SEMA News - November 2010
With the Google/Verizon Deal, Your Website Could Be Dumped Into a “Slow Load” Zone
By Joe Dysart
A court defanged the Federal Communications Commission on Net Neutrality, finding that the agency had no authority to impose Net Neutrality regulations.
“This is completely unfair and would hurt smaller content providers (such as small-business websites) who didn’t have the resources to pay the fees,” said John M. Simpson, director of the Inside Google Project for Consumer Watchdog. “Content would be dominated by mega-corporations, much like cable television is today.”
Google has countered that its move to abandon Net Neutrality is a necessary “compromise” it needed to make with its ISP partner Verizon, which has long loathed Net Neutrality and which also promotes Google’s Android operating system on its Verizon phones. Essentially, ISPs, such as Verizon, have long complained that a concept such as Net Neutrality makes it impossible for them to charge higher rates for people and companies that consume more bandwidth than others. For example, someone’s grandmother, who sends e-mails to her grandkids a few times a week, shouldn’t have to pay the same rate as the movie fanatic next door, who is downloading bandwidth-hogging, feature-length films to a hard drive the size of a treasure chest all day, every day.
But critics of the new Google/Verizon alliance said that the companies’ joint proposal to take a pass on Net Neutrality when it comes to the wireless Internet will essentially, over time, transform a few giant companies into landlords of
“The Google-Verizon deal contains no protections for wireless access, which accounts for nearly one-third of all Internet connections, giving Verizon and other ISPs the green light to block or degrade content on their wireless networks,” said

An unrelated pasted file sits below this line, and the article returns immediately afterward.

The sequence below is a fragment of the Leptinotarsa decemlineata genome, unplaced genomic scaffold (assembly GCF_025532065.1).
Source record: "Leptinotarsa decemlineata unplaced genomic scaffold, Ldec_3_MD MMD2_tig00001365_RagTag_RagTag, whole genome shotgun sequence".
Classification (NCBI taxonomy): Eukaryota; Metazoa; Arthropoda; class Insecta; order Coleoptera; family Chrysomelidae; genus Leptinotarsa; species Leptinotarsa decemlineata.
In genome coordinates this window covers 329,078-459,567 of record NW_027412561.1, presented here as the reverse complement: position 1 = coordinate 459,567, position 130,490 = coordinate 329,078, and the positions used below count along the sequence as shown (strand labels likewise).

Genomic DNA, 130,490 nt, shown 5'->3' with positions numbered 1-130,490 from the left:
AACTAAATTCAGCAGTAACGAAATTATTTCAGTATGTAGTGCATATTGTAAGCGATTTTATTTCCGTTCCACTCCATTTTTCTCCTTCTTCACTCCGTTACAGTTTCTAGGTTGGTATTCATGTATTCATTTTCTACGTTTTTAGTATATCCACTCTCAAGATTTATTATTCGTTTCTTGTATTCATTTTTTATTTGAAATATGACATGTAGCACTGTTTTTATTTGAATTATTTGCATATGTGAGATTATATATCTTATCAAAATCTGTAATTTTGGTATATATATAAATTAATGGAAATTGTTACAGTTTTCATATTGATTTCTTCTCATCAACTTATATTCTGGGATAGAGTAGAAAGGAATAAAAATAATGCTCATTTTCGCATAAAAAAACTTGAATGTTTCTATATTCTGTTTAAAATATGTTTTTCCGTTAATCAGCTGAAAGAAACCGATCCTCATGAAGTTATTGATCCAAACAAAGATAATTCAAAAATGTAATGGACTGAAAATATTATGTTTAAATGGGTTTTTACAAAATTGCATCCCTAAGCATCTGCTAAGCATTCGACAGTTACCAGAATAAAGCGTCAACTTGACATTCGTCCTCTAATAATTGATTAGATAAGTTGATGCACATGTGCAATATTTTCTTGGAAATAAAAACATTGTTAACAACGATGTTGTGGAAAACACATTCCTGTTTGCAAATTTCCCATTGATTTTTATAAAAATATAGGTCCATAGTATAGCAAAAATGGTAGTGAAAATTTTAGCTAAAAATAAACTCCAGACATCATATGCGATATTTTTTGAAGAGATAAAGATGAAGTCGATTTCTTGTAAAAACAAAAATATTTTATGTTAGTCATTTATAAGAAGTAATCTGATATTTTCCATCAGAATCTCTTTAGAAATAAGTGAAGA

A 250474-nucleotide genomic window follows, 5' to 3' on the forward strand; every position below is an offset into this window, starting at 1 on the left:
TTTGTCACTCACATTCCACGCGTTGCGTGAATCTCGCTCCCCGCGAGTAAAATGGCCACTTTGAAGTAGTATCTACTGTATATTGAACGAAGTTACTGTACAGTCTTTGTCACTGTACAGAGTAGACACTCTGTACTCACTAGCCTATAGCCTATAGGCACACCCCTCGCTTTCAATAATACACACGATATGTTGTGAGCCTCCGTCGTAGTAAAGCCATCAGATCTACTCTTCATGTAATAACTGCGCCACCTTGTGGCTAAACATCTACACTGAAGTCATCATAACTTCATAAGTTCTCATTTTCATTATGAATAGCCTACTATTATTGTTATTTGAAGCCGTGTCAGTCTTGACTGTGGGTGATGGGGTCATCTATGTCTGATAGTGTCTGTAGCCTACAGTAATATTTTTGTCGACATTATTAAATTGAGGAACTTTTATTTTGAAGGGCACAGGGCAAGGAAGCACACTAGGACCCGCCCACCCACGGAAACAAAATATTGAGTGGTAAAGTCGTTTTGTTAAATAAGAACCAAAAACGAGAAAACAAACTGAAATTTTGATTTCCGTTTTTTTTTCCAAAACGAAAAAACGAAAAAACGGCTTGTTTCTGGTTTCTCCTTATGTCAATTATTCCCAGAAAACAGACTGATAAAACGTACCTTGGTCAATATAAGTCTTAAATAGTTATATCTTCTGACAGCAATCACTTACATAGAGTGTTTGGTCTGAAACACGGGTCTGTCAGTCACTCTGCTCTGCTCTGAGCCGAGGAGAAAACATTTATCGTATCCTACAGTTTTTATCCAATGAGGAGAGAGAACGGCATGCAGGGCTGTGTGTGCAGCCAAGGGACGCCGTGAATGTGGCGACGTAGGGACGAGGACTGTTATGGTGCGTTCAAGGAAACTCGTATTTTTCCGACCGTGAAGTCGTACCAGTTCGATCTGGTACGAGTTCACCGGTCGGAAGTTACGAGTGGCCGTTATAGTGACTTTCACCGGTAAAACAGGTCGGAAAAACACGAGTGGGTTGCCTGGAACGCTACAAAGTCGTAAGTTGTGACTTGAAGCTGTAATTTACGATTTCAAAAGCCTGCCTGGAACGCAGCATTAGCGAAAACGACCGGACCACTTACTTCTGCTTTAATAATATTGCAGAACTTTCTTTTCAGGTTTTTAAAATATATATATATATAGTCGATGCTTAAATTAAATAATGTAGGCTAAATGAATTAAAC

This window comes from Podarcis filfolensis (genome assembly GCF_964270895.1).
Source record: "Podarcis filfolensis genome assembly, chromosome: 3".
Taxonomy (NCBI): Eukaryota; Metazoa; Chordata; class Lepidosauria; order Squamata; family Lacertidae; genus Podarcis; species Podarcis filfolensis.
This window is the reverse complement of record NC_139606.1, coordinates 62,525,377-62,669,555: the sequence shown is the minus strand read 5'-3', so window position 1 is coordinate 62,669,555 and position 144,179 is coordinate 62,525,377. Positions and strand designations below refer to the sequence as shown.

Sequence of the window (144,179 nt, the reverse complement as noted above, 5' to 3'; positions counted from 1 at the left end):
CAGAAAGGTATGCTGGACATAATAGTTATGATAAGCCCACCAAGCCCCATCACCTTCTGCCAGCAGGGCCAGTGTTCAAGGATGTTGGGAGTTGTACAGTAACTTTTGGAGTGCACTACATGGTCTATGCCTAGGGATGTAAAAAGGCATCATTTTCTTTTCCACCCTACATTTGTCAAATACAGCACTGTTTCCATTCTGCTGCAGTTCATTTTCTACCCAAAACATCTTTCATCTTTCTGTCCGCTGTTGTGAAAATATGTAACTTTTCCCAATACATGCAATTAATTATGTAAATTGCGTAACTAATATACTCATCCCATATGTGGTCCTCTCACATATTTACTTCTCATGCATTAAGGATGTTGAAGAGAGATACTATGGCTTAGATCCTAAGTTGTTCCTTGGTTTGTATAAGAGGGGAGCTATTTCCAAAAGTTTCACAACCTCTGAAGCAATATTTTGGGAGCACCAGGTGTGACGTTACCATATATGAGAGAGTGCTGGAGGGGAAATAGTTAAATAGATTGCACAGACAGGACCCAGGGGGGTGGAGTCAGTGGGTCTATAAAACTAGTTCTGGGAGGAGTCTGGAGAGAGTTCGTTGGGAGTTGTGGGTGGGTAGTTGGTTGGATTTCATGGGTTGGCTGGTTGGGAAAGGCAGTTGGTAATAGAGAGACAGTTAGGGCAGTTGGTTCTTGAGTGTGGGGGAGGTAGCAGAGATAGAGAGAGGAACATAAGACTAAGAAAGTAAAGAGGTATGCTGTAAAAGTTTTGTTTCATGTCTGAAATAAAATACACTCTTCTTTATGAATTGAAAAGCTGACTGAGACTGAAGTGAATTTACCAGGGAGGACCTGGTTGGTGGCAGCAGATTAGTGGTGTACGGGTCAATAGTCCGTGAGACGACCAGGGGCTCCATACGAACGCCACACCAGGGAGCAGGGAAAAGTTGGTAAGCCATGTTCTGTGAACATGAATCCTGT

S. Derek Turner, a research director at Free Press. “In addition, it would allow Internet service providers to discriminate online by offering private Internet services alongside those on the ‘public’ Internet.”
The threat is especially urgent, Google critics said, because there is currently no governmental body that has the authority to prevent what Google and Verizon have called a ‘proposal’ from morphing into an everyday business practice. The reason? While the Federal Communications Commission (FCC) has historically been the entity to regulate the Internet when it comes to Net Neutrality, a District of Columbia U.S. Court of Appeals decided in April that the agency has no legal authority to impose Net Neutrality regulations.
In a phrase, there are all sorts of people with all sorts of opinions about Net Neutrality, but there’s no one driving the car in terms of regulations right now. In the near future, fierce public backlash against a web devoid of Net Neutrality—which would divide itself into a collection of upscale gated communities alongside blighted digital ghettos—is keeping the wolf at bay, Google critics said. But critics fear that without government intervention your auto-parts business could be negatively impacted in the long term in the following ways: